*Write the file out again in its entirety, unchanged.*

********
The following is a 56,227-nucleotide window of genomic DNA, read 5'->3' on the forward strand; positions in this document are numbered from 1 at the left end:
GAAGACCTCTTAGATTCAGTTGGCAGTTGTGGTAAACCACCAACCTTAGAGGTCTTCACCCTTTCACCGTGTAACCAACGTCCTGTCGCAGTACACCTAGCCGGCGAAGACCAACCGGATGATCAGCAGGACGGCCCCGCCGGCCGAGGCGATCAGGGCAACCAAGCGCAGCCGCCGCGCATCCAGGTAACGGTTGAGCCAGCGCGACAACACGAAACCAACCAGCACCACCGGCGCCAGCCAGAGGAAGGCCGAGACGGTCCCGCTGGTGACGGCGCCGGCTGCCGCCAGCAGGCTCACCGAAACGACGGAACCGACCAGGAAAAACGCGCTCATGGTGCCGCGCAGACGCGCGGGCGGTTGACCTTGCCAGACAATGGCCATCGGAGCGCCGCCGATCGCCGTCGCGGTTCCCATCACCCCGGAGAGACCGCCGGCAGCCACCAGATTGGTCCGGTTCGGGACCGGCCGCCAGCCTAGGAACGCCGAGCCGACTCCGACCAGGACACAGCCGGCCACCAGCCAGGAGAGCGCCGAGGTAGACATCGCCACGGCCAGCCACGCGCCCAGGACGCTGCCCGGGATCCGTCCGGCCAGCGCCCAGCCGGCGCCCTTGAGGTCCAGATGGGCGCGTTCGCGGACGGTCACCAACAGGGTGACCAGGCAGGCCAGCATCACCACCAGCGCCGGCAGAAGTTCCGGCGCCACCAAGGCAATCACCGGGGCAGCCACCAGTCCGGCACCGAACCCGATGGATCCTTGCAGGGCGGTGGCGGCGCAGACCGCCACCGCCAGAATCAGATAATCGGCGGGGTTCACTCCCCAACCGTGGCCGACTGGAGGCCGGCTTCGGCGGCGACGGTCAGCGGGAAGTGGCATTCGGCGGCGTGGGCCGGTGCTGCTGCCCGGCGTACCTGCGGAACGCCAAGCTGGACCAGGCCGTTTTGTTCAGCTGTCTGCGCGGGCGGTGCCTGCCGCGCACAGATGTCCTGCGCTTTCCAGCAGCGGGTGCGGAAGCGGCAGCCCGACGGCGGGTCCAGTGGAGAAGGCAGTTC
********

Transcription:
The following is a 56,227-nucleotide window of genomic DNA, read 5'->3' on the forward strand; positions in this document are numbered from 1 at the left end:
GAAGACCTCTTAGATTCAGTTGGCAGTTGTGGTAAACCACCAACCTTAGAGGTCTTCACCCTTTCACCGTGTAACCAACGTCCTGTCGCAGTACACCTAGCCGGCGAAGACCAACCGGATGATCAGCAGGACGGCCCCGCCGGCCGAGGCGATCAGGGCAACCAAGCGCAGCCGCCGCGCATCCAGGTAACGGTTGAGCCAGCGCGACAACACGAAACCAACCAGCACCACCGGCGCCAGCCAGAGGAAGGCCGAGACGGTCCCGCTGGTGACGGCGCCGGCTGCCGCCAGCAGGCTCACCGAAACGACGGAACCGACCAGGAAAAACGCGCTCATGGTGCCGCGCAGACGCGCGGGCGGTTGACCTTGCCAGACAATGGCCATCGGAGCGCCGCCGATCGCCGTCGCGGTTCCCATCACCCCGGAGAGACCGCCGGCAGCCACCAGATTGGTCCGGTTCGGGACCGGCCGCCAGCCTAGGAACGCCGAGCCGACTCCGACCAGGACACAGCCGGCCACCAGCCAGGAGAGCGCCGAGGTAGACATCGCCACGGCCAGCCACGCGCCCAGGACGCTGCCCGGGATCCGTCCGGCCAGCGCCCAGCCGGCGCCCTTGAGGTCCAGATGGGCGCGTTCGCGGACGGTCACCAACAGGGTGACCAGGCAGGCCAGCATCACCACCAGCGCCGGCAGAAGTTCCGGCGCCACCAAGGCAATCACCGGGGCAGCCACCAGTCCGGCACCGAACCCGATGGATCCTTGCAGGGCGGTGGCGGCGCAGACCGCCACCGCCAGAATCAGATAATCGGCGGGGTTCACTCCCCAACCGTGGCCGACTGGAGGCCGGCTTCGGCGGCGACGGTCAGCGGGAAGTGGCATTCGGCGGCGTGGGCCGGTGCTGCTGCCCGGCGTACCTGCGGAACGCCAAGCTGGACCAGGCCGTTTTGTTCAGCTGTCTGCGCGGGCGGTGCCTGCCGCGCACAGATGTCCTGCGCTTTCCAGCAGCGGGTGCGGAAGCGGCAGCCCGACGGCGGGTCCAGTGGAGAAGGCAGTTC